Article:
Brighter Than A Thousand Suns was released November 10, 1985. The album was named for a Sanskrit writing that describes what many people think was the first nuclear explosion… back in 7,000BC. Sure. The album alienated large swaths of their original fans. The synths and vocals are pushed way to the front, and everything else is buried in the background. The 2008 reissue fixes some of these problems (it reinstates the original mix), and there are some hooks. It’s not their worst album (stay tuned), but the album isn’t really what I want from Killing Joke.
However, Coleman’s antics were growing more erratic. Coleman went to UK publisher that issued music magazine Melody Maker, seeking to chew out someone who printed an unfavorable article. When speaking with the receptionist, who tells him she doesn’t know who the author of the article was, he dumps a bucket of maggots on her desk. He then took a handful of cut up liver and slapped down on top of the maggots and stormed out., but not before declaring an order that the writer calls him within 12 hours and apologizes. The security personnel and all bystanders were frozen in shock.
The writer of the article apologized later that afternoon.
Outside the Gate (1988)
If the band hadn’t noticed the increase in Coleman’s ego since Brighter Than A Thousand Suns, they certainly weren’t paying attention. 1988’s Outside the Gate is a complete disaster.
Coleman went into the studio in July 1987 to record what was supposed to be his first solo album. He had a very specific vision of what he wanted to do, and told the members they could either be a part of it, or not. For the band’s part, the members did try to make a go of it. Some sources state that Killing Joke had already broken up prior to this album, and then they were invited to take part in the sessions.
Both Ferguson and Raven were very unhappy with the arrangement. According to Ferguson, Coleman and Walker recorded their parts first, and then Ferguson went to record his drums for the album. Coleman wasn’t present, so Walker was producing Ferguson in the studio. Ferguson found Coleman’s keyboards unlistenable, so he recorded his drums only with Walker’s guitar in the mix. Later, when the whole thing was reassembled, the drums were all over the place and didn’t fit. When Ferguson suggested Coleman redo the keyboards, Coleman suggested that they should get a new drummer instead. It came to a head when Ferguson was told that he not only would have to pay for the studio time to re-record his drums, he was going to have to pay for his original recording session, which he refused to do.
Coleman and Walker replaced Ferguson with drummer Jimmy Copley from Go West (“King of Wishful Thinking”). Coleman said in 1988, “[Copley] did the drums perfectly in two days and the guy emanates a very good atmosphere so I thought it was time for a change.” Copley went on to work with many other artists, including Black Sabbath’s Tony Iommi, Tears For Fears, The Pretenders, and many others. Additional percussion was performed by Jeff Scantlebury, who went on to work with Boy George, Neneh Cherry, Eddy Grant, and Terrence Trent D’Arby.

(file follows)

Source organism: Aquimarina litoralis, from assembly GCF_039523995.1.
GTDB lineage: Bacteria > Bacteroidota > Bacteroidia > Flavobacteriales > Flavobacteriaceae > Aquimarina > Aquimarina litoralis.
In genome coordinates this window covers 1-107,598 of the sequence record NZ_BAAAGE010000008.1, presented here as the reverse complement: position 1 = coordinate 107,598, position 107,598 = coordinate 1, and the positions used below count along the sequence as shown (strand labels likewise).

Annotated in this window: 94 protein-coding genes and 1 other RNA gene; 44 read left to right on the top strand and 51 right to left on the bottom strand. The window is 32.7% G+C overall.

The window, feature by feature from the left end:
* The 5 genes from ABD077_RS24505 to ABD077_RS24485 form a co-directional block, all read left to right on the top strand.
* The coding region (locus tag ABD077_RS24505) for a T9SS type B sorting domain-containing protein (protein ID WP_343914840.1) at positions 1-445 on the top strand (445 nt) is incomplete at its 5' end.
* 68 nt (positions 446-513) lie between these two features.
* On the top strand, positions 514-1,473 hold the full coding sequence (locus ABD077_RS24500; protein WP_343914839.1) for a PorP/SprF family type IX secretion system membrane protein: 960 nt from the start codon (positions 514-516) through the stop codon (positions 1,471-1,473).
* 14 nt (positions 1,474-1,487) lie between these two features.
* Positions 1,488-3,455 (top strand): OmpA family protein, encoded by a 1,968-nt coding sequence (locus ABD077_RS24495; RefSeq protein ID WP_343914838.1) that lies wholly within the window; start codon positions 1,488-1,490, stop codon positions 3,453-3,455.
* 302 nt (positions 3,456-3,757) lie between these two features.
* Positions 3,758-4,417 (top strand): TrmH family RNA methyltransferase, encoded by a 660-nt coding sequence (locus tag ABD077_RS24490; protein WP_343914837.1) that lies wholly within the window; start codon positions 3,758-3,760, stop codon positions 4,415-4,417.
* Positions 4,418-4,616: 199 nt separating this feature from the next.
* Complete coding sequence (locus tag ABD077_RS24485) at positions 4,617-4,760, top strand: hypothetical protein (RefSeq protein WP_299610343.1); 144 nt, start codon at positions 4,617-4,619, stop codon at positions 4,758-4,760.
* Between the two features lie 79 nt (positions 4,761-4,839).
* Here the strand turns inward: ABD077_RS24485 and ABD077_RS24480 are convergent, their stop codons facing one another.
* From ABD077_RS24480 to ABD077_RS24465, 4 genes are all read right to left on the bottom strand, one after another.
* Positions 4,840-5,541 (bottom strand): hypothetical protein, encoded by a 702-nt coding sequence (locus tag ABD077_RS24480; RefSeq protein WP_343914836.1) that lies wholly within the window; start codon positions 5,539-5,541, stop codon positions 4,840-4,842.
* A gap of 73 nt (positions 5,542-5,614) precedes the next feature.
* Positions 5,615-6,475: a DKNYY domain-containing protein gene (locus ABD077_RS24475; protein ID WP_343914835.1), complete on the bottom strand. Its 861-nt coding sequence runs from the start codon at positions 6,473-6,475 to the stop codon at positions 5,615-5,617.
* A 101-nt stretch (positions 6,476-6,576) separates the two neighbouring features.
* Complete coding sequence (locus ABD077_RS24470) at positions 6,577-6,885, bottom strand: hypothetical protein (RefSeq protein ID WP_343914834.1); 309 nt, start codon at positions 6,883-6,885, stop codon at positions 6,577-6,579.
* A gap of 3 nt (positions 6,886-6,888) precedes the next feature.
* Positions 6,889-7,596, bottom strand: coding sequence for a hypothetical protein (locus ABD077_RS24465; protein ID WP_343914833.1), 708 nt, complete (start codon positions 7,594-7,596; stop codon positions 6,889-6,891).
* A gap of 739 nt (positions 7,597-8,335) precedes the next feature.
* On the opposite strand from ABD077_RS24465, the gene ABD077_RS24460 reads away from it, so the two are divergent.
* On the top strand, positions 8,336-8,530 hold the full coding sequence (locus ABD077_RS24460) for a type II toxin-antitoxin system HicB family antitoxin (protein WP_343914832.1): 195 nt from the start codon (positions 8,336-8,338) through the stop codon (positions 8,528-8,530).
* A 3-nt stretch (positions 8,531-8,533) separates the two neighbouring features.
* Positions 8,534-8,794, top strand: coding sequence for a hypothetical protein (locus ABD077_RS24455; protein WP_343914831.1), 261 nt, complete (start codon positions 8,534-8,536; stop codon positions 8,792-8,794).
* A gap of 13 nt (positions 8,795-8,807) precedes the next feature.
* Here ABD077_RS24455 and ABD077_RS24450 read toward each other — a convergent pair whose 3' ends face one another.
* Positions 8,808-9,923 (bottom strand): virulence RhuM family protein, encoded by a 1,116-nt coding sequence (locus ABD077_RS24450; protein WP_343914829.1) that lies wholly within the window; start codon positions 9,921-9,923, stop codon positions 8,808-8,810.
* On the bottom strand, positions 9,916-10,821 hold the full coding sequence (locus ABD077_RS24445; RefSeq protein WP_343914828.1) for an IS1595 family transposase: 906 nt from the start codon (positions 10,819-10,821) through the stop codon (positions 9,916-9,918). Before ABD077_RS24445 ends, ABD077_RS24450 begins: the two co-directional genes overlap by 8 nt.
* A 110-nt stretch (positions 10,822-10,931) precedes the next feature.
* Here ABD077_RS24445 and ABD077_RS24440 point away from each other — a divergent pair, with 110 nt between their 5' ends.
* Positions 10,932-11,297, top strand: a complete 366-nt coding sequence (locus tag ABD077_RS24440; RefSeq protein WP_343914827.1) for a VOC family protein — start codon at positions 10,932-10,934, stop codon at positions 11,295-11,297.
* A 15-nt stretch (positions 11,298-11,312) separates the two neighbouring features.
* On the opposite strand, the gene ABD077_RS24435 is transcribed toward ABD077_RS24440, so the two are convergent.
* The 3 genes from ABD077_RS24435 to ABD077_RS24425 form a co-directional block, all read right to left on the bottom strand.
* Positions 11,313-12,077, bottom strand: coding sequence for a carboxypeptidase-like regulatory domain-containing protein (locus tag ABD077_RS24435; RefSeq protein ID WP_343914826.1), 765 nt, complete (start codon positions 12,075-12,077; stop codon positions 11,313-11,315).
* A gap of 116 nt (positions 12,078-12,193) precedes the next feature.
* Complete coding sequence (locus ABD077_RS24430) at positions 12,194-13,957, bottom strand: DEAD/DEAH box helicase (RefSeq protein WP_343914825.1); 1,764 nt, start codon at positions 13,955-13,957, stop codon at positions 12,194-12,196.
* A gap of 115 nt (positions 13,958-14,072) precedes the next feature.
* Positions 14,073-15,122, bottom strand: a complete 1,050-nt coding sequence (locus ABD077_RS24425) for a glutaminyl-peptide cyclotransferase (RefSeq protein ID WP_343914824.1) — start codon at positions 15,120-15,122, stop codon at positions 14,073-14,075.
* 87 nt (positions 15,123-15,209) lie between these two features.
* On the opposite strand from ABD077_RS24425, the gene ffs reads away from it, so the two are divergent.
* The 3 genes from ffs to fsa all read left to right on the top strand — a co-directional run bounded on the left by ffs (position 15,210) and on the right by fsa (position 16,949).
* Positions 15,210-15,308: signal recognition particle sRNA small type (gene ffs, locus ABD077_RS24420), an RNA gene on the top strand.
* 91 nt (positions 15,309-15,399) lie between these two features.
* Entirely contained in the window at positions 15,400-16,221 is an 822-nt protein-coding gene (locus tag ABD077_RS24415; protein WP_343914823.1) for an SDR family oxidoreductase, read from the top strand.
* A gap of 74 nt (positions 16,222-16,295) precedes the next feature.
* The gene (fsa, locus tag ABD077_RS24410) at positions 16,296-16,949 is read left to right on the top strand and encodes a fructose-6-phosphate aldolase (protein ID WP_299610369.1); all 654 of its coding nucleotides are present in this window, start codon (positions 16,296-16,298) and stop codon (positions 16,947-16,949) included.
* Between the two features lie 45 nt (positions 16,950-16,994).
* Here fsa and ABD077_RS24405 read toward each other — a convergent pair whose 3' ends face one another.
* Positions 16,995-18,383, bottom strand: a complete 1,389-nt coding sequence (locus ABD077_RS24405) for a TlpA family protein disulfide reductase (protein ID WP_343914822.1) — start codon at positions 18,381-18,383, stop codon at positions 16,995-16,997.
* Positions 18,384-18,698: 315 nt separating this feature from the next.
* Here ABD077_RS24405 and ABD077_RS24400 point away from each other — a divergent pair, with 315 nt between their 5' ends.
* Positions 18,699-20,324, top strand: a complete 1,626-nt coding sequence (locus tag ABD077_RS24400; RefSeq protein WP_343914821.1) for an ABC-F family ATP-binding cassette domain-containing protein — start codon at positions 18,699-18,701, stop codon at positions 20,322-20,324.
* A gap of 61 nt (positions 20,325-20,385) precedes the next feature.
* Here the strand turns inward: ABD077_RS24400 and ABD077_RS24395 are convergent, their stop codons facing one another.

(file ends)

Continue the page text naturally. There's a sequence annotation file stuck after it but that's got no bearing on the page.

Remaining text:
Coleman was in full on megalomaniac mode. He was writing music based on holy alphanumeric codes, which I assume means he was trying to write based on some hokum like The Bible Code. He screamed words of encouragement at Copley, and got frustrated when he wasn’t getting it. The album was the sound of a man having a nervous breakdown (but it doesn’t sound as cool as that, really).
Raven had decided to play bass on the album, but only because Ferguson decided to play drums. Raven is uncredited on the album, but Coleman said back then that Raven was wiped and new bass lines were recorded by Walker. Coleman said he wanted trained musicians, “I don’t want a punk rhythm section for the rest of my life,” and that rhythm sections like that are “10 a penny.”
Outside the Gate was finally released on June 27, 1988, and was universally panned. It spent one week on the UK charts at 92 and then disappeared forever. The album wasn’t released in the United States at all back then, despite the first single being “America”.
Walker doesn’t have anything good to say about it. Looking back in 2015 he said, “I think there are a couple of really fucking weak ones. I think we’ve been really consistent. Outside the Gate, well what can you say about that? We accidentally had a hit and were given lots of money. It’s lucky we’re still alive to be honest. Outside the Gate cost £380,000 and I knew it was shit when I started it. You just have that, ‘oh, it’s going up its own fucking arse’. Forty-eight fucking track studio, crates of fucking wine. Eight days per track to mix. Three hundred and eighty fucking grand.”
It’s awful. It’s dreck. Anyone who says otherwise is a contrarian.
Coleman and Walker then disbanded Killing Joke while getting trapped in a legal battle with their record label.
Meanwhile, Ferguson went and joined New York City’s alternative metal band Warrior Soul, but left in 1991. Ferguson also worked on sculpting and became an art restorer, specializing in ancient sculptures. Raven continued playing music, but didn’t do anything of note for a few years.